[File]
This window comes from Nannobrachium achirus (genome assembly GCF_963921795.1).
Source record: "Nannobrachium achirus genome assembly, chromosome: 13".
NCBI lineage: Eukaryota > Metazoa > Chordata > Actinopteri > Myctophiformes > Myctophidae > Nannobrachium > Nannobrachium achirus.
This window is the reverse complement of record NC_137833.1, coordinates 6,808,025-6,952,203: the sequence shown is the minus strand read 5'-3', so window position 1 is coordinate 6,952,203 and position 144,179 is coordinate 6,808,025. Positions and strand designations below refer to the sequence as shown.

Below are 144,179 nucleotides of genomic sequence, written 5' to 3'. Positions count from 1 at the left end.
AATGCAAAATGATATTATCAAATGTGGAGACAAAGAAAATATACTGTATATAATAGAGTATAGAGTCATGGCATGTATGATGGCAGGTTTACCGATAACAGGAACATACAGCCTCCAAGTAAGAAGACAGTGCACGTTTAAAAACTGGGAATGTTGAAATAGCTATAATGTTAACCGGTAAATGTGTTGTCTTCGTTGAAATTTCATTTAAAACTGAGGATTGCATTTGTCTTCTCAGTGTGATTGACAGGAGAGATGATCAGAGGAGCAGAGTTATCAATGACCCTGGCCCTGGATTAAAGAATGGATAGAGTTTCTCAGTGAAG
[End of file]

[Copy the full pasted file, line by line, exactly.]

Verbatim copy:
This window comes from Nannobrachium achirus (genome assembly GCF_963921795.1).
Source record: "Nannobrachium achirus genome assembly, chromosome: 13".
NCBI lineage: Eukaryota > Metazoa > Chordata > Actinopteri > Myctophiformes > Myctophidae > Nannobrachium > Nannobrachium achirus.
This window is the reverse complement of record NC_137833.1, coordinates 6,808,025-6,952,203: the sequence shown is the minus strand read 5'-3', so window position 1 is coordinate 6,952,203 and position 144,179 is coordinate 6,808,025. Positions and strand designations below refer to the sequence as shown.

Below are 144,179 nucleotides of genomic sequence, written 5' to 3'. Positions count from 1 at the left end.
AATGCAAAATGATATTATCAAATGTGGAGACAAAGAAAATATACTGTATATAATAGAGTATAGAGTCATGGCATGTATGATGGCAGGTTTACCGATAACAGGAACATACAGCCTCCAAGTAAGAAGACAGTGCACGTTTAAAAACTGGGAATGTTGAAATAGCTATAATGTTAACCGGTAAATGTGTTGTCTTCGTTGAAATTTCATTTAAAACTGAGGATTGCATTTGTCTTCTCAGTGTGATTGACAGGAGAGATGATCAGAGGAGCAGAGTTATCAATGACCCTGGCCCTGGATTAAAGAATGGATAGAGTTTCTCAGTGAAG